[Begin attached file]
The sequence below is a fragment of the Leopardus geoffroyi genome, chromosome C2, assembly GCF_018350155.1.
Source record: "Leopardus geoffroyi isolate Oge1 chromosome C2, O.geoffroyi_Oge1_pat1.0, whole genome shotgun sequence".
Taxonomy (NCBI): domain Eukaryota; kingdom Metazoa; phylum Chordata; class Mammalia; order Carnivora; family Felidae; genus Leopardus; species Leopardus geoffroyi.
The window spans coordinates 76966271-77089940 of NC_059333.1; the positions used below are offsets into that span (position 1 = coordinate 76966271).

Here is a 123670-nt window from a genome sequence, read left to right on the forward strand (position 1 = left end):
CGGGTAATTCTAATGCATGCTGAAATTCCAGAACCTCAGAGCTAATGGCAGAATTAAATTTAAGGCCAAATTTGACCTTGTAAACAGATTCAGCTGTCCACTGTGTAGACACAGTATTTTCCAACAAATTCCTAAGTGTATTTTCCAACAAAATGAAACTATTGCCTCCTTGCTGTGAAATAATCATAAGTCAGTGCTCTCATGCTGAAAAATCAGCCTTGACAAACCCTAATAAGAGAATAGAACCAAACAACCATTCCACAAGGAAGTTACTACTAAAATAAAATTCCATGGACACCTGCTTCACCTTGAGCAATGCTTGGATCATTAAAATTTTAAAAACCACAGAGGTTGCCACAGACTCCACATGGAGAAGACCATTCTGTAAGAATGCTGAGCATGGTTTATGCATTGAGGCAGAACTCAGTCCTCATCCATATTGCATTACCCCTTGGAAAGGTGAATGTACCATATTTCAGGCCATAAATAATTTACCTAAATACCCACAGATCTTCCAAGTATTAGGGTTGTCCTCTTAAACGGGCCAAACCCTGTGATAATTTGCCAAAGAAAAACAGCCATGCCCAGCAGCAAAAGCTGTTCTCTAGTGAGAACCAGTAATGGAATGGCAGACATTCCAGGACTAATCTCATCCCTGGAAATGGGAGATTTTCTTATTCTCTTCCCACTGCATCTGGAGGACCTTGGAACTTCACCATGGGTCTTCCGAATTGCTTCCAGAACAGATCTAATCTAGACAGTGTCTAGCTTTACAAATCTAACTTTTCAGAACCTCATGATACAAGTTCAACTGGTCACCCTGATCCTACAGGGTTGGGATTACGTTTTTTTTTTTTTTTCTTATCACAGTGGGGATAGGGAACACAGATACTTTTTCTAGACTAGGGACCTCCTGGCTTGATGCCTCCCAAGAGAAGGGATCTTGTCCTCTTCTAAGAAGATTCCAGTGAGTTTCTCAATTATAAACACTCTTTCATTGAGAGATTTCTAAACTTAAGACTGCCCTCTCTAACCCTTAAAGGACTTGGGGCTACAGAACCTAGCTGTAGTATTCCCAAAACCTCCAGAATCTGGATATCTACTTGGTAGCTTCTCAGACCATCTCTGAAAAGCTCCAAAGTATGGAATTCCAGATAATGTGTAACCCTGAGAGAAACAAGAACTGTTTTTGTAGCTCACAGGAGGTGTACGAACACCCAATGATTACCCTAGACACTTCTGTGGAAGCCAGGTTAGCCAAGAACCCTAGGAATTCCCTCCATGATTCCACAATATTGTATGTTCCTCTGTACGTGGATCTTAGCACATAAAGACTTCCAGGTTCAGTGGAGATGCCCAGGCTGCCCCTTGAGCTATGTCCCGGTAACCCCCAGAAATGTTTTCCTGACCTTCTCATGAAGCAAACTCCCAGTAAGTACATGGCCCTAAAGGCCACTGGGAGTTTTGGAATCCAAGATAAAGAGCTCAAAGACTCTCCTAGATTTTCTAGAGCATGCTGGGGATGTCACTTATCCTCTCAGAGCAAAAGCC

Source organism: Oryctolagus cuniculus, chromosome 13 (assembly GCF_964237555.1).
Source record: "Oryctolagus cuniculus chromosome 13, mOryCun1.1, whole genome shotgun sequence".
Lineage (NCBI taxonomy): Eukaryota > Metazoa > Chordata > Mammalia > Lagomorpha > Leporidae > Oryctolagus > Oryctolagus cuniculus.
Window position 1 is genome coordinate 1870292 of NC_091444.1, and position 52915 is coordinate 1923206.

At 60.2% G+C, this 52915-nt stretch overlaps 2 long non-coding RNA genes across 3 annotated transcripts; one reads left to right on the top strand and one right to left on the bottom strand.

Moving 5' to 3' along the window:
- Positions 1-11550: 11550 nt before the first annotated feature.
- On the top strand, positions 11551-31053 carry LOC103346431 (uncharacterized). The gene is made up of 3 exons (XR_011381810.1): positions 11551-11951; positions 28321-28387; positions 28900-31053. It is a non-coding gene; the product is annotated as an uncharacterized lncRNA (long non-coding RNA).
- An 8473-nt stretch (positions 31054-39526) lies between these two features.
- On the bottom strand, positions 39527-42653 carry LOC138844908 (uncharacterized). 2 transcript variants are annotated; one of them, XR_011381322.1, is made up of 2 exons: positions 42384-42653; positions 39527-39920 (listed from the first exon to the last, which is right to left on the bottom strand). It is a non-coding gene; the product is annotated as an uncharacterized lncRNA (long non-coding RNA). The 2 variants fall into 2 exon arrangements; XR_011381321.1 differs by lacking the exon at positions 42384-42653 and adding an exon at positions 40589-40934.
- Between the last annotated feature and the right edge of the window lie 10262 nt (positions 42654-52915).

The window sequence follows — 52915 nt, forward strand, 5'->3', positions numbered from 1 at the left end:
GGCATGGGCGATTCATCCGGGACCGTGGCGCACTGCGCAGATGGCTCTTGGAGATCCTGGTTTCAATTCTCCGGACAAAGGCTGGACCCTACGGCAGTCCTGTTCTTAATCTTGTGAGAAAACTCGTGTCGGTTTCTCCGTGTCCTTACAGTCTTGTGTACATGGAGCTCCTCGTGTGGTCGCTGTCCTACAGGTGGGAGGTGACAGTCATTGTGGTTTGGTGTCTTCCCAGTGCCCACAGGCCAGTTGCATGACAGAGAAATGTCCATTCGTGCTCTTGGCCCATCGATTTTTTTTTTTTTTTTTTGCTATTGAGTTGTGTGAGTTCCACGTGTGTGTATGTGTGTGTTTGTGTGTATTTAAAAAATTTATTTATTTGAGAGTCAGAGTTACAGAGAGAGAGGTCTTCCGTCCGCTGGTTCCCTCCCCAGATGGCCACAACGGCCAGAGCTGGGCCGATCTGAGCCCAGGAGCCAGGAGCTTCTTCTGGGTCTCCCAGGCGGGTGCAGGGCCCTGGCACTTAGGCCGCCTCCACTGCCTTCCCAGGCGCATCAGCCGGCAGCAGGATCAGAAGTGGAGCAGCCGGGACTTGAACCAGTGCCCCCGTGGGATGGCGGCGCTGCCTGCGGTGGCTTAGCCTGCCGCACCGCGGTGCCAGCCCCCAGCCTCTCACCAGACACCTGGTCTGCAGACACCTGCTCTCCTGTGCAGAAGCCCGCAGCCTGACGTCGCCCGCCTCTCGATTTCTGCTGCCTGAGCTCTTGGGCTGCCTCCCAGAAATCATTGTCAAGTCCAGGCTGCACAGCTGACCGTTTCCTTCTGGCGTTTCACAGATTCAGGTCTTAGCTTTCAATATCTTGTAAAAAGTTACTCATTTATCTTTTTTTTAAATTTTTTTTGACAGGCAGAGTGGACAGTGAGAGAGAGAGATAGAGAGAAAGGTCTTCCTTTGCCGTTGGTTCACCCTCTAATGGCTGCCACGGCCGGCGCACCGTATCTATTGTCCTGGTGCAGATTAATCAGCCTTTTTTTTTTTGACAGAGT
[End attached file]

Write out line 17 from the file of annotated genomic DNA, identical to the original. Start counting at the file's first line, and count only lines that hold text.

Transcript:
- Between the last annotated feature and the right edge of the window lie 10262 nt (positions 42654-52915).